Shares in India's debt-laden Kingfisher Airlines rose five percent Tuesday after its parent firm United Breweries said it would raise the sum it can lend to the carrier, which is desperate for cash.
Kingfisher, controlled by Indian liquor baron Vijay Mallya, rose five percent -- the maximum daily limit -- to trade at 10.53 rupees.
The rise came a day after the UB Group said it would more than double its cap on loans for Kingfisher to 7.5 billion rupees ($136 million) from three billion rupees earlier -- a step that needs shareholder approval.
Kingfisher has been heading for collapse since its lenders last week said they planned to recover $1.5 billion worth of loans given to the airline, as it has failed to produce a convincing business plan.
The airline, whose planes have been grounded since October, has never made a profit since it began flying in 2005. It owes vast sums to banks, airports, fuel suppliers and its staff.
Kingfisher has a number of real estate assets that it put up as collateral against its loans, including its office in financial hub Mumbai. But most of its planes were on lease and lessors have taken them back, analysts said.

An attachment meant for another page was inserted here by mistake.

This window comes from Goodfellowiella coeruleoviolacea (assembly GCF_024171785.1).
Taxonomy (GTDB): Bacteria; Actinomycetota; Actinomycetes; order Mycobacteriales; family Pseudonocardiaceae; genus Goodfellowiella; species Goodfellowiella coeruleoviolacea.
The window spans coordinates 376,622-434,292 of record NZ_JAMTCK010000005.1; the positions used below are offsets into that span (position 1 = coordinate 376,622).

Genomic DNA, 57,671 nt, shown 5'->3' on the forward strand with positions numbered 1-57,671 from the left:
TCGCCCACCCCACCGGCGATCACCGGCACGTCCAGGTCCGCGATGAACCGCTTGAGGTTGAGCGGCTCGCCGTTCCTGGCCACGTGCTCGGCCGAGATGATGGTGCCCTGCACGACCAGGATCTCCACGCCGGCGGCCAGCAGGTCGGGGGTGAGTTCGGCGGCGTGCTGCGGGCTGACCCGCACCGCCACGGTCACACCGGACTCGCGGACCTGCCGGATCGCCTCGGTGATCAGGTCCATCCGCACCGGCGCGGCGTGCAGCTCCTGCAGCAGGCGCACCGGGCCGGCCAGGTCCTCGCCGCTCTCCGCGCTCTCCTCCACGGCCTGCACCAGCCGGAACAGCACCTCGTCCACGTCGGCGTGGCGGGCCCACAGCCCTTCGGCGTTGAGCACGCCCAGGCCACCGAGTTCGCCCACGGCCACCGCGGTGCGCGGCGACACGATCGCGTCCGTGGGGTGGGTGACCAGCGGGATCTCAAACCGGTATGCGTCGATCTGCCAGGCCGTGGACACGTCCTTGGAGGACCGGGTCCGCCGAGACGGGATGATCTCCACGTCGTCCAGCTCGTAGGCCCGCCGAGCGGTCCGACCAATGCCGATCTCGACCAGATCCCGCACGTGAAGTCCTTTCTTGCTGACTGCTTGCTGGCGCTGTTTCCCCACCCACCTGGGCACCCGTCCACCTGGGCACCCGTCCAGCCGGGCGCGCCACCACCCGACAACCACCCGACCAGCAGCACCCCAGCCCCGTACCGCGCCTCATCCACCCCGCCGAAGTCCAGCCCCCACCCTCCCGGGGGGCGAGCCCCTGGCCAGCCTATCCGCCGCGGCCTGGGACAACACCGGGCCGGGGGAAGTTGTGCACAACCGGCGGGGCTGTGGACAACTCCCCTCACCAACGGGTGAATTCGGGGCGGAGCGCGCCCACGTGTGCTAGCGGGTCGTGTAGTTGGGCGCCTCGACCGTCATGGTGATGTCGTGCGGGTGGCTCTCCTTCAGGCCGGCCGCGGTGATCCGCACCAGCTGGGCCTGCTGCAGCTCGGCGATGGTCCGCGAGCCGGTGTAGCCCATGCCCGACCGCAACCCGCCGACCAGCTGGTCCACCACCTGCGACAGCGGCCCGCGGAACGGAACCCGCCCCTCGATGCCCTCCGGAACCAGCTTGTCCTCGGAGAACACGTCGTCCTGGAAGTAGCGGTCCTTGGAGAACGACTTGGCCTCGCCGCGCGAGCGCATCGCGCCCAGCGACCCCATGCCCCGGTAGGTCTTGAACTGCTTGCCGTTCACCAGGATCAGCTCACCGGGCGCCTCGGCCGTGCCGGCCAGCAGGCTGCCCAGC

The airline, which has said it aims to be ready to resume operations when the summer travel season gets underway in April, posted a net loss of 7.55 billion rupees ($142 million) in the three months to December.
Meanwhile Kingfisher also began paying back wages to some of its employees, said the Press Trust of India, which added the airline has not been paying salary to its employees since last May.
The news agency reported that airline chief executive Sanjay Agarwal was in the Indian capital to meet regulators to make a fresh pitch to restart operations.